13 Mar International mobility Erasmus + as an antidote to the spread of the Euro-sceptic vision
“The first task in the future, without which all progress would be illusory, is the definitive abolition of the frontiers that divide Europe into sovereign states.” Thus, it was expressed, in 1941, within the Ventotene Manifesto, by Altiero Spinelli, one of the fathers of the European Union and an ideologue of the process that would have led in a few years to the establishment of the European community, as a political and economic entity.
With these assumptions, therefore, it is not surprising that the European Union has represented, for decades, a unique political laboratory: born on the ruins of the Second World War, the European project proposed the overcoming of national particularisms and the affirmation of a single supranational political entity, inspired by the values of democracy, freedom and solidarity.
The European Union, institutionally structured to represent the complexity of the needs of its communities, in its first sixty years of life managed to make a valid synthesis of this complexity that allowed it to provide adequate answers to major post-war challenges, primarily those related to the demand for democracy and the widespread needs of security, political stability and recognition of civil rights.
At the turn of the new millennium, the greatest social and economic achievements took place, such as Schengen, Maastricht and the arrival of the single currency, the Euro. Just when the process of integration seemed to have no obstacles on its way, for the European project the first difficulties emerged and, at the political level, gave rise to an ever wider contestation of its legitimacy. The financial bubble that broke out in 2008, which shocked the global market and deeply transformed the labor market, marked a watershed and put a strain on social cohesion, especially in countries where economic and social protection systems were weaker.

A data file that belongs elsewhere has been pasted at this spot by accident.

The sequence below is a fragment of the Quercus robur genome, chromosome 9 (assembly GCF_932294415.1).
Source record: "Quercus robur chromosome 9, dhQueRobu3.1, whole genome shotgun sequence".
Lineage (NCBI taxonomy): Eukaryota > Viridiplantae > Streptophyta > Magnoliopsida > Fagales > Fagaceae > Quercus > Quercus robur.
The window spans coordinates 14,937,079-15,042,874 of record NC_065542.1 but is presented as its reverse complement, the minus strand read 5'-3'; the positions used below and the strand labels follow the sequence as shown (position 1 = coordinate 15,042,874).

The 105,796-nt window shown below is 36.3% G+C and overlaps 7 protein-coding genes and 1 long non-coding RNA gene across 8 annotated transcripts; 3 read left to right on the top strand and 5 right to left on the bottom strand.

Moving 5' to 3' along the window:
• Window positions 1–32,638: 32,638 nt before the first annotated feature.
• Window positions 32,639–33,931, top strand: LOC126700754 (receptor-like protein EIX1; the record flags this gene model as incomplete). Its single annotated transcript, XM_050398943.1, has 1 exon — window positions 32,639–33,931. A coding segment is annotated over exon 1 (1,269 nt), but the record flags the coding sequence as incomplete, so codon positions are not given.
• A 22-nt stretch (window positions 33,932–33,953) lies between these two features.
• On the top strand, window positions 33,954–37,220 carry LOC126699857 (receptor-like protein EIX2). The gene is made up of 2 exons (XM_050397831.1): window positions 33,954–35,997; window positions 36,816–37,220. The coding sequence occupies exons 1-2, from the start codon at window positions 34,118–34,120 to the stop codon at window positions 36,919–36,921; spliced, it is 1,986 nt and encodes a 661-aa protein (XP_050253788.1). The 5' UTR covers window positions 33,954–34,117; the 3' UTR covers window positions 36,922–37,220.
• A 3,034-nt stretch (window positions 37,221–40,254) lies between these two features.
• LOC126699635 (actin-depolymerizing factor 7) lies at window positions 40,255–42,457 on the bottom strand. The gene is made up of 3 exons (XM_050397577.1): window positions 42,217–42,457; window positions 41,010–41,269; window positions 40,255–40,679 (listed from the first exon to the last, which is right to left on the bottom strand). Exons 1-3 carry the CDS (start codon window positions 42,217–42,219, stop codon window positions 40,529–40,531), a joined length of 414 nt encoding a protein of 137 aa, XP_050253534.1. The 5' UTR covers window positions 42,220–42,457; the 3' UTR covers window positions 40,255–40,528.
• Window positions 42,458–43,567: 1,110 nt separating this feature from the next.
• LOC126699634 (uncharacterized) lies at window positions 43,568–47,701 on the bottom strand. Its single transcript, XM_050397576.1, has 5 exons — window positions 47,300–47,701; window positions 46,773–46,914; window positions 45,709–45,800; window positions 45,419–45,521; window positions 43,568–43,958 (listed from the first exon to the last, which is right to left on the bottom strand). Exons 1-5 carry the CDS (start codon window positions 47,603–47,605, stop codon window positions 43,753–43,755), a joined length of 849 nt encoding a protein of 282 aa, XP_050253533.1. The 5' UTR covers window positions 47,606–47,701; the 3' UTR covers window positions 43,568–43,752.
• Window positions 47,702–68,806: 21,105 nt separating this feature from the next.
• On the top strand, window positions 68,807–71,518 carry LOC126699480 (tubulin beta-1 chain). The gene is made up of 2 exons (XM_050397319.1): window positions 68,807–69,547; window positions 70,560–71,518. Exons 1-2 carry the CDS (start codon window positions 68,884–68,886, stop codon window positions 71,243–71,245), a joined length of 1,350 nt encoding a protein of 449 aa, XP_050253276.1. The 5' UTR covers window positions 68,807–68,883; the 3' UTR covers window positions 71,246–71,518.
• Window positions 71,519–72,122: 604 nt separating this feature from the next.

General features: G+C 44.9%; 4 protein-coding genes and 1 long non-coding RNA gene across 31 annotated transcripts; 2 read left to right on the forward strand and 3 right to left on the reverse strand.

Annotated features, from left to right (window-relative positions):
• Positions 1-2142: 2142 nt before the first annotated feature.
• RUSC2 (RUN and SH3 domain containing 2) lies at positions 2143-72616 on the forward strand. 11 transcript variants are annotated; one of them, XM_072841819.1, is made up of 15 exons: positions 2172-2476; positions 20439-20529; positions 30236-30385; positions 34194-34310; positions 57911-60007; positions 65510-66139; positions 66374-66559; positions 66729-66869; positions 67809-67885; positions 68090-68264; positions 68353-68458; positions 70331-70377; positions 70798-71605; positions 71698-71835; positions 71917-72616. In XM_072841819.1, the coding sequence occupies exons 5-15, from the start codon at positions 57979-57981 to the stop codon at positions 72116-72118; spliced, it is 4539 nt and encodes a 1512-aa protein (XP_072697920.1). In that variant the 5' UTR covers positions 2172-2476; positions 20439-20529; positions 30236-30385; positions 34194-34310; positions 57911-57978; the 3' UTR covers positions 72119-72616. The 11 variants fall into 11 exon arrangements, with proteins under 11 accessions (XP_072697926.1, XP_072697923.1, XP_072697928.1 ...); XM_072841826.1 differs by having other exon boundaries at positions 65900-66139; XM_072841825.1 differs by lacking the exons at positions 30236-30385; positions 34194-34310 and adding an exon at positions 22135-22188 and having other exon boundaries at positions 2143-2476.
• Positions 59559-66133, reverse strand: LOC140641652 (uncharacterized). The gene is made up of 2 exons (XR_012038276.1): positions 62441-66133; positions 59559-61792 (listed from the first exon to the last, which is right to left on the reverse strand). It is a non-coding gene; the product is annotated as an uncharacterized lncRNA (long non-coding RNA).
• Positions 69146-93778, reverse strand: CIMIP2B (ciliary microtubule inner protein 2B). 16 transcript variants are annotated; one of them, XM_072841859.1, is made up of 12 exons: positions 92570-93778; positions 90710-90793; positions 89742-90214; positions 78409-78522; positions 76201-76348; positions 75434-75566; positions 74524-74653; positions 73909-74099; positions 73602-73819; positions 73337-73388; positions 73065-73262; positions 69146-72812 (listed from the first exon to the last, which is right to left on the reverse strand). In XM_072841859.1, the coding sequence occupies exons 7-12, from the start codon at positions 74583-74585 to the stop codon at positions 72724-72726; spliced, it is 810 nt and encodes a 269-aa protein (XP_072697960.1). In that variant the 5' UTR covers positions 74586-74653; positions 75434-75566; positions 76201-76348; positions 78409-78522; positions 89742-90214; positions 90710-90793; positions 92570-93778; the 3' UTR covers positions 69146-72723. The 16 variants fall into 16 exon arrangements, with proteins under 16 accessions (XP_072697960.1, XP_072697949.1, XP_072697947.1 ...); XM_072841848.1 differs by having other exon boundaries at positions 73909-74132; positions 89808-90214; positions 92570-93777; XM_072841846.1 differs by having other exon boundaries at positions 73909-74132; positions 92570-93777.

The current situation – from any point of view we examin it – is not very comforting. The lack of trust has now taken the upper hand: the citizens feel today more and more distant from the representative and decision-making bodies, and the European policies, which were previously perceived in a negative way, are the subject of harsh criticism and de-legitimization by euro-sceptic and sovereign political movements.
In this context, a localized phenomenon, like that of the Brexit, risks to represent a dangerous precedent for the European unity, since it has cleared in some countries the idea that the breaking of the treaties with the consequent exit from the Union could be the alone or, at the moment, the most suitable solution, among those democratically viable, for their serious internal problems. In short, a return to the past, rather than a step forward.